The Industrial Internet of Things (IIoT) era has arrived. Tractors are sending data on soil and weather conditions to be analyzed and used to optimize farming. In our homes, it seems anything equipped with sensors and internet connectivity can smarten up our daily lives.
Over the past few years, we have witnessed significant changes in the regulatory landscape for manufacturers doing business in Europe. One of the biggest changes concerns the implementation of the General Data Protection Regulation (GDPR), which will come into effect on May 25, 2018.
As the flood waters recede and the long rebuilding process begins, it is important to assess the impact on the U.S. economy and the U.S. manufacturing sector. Policymakers need to minimize the downstream negative impacts from an already destructive event. Manufacturing executives need to readjust their business plans to account for a significant disruption.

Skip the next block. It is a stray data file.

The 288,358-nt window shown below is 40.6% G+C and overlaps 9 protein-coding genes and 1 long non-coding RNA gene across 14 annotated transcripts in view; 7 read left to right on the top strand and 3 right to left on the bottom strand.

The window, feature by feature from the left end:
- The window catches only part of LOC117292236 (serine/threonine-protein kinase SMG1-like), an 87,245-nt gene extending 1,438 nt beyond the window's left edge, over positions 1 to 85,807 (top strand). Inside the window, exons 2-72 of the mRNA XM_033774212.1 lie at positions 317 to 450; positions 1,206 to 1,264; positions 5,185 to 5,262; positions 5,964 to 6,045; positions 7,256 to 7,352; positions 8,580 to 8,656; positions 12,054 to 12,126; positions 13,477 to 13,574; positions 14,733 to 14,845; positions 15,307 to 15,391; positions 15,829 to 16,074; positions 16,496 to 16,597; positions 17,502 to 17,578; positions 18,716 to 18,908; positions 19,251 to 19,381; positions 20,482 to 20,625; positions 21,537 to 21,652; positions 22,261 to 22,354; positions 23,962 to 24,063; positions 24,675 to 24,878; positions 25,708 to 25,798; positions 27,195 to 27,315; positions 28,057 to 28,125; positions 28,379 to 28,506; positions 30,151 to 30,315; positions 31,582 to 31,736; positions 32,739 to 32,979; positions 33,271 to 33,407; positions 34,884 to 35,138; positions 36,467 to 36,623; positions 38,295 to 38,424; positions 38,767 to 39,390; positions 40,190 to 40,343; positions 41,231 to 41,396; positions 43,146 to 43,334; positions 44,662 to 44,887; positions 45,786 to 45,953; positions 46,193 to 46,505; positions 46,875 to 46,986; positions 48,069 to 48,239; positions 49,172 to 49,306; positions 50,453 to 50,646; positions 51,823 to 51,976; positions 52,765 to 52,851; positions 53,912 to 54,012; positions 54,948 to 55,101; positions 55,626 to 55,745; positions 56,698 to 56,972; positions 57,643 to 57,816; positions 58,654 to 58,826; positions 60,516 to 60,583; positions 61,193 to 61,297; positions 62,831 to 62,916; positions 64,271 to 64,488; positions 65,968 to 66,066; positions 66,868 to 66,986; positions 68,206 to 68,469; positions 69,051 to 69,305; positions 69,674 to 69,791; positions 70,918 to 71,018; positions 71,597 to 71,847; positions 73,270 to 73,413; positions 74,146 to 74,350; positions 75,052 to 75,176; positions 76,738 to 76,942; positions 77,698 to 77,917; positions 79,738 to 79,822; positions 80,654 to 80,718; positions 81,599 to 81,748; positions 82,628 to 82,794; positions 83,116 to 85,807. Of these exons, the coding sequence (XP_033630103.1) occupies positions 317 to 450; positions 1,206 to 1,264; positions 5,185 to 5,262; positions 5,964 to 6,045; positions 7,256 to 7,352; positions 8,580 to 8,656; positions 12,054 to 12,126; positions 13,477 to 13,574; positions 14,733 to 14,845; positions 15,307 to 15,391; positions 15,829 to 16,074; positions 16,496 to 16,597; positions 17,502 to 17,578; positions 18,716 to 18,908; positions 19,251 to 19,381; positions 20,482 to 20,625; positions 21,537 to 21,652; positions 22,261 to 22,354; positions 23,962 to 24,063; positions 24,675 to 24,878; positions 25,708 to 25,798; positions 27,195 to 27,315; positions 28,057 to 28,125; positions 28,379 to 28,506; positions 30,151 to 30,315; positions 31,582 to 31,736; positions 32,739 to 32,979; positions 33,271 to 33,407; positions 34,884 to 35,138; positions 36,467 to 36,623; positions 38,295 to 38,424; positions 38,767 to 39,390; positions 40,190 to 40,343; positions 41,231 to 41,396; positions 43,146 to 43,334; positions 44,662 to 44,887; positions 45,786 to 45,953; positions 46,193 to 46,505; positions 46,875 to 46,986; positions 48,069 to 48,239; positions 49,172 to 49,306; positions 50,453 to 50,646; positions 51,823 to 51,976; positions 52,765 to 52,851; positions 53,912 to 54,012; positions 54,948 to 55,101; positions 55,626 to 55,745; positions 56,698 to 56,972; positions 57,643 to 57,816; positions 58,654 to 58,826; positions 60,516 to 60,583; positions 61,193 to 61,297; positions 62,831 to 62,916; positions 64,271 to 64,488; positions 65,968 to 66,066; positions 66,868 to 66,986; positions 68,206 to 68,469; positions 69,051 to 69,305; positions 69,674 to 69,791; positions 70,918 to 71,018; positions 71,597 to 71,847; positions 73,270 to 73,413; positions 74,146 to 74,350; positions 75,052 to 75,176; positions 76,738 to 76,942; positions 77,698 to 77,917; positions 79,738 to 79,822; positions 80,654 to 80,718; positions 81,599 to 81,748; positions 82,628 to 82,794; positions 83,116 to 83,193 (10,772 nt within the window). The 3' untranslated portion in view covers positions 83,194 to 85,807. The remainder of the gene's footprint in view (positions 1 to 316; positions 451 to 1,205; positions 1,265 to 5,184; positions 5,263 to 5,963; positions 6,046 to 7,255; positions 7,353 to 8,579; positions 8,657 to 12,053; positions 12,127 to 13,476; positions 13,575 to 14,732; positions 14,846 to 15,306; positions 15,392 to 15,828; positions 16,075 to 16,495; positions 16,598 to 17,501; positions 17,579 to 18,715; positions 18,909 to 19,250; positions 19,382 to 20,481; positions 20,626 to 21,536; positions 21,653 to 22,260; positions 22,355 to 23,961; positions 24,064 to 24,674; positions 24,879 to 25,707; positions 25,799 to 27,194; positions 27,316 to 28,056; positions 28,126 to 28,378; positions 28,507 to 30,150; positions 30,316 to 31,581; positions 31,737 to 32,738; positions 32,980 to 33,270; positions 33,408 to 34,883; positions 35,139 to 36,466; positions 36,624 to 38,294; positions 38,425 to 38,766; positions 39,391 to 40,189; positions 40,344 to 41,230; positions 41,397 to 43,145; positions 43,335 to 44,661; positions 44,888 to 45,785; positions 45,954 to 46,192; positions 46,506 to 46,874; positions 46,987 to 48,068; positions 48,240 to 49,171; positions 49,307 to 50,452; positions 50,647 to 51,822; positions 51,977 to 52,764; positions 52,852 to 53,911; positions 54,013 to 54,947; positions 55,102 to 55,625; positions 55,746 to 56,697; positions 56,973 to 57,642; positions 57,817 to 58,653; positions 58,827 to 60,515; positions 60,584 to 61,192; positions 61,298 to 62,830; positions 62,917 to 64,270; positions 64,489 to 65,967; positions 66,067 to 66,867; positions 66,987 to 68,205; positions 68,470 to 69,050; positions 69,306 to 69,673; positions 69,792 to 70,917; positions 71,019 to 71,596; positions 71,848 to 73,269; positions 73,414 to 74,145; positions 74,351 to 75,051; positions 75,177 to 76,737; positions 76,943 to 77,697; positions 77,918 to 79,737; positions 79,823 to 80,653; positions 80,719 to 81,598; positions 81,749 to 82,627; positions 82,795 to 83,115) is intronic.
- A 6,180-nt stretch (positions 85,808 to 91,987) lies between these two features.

As the Internet of Things (IoT) creates a world of connected devices, it also opens up possibilities to reframe established business models to deliver more customer value and more profitability. This offers companies disruptive opportunities.
Employment remains a star in an otherwise lackluster economic expansion. U.S. employer payrolls swelled by a strong 209,000 in July, and the unemployment rate fell a tick to 4.3 percent, remaining at a 16-year low. Even with the sluggish GDP growth of recent quarters, it is clear that the U.S. economy is growing above its long-term, non-inflationary potential, creating a strong demand for labor even after eight years of economic recovery and expansion.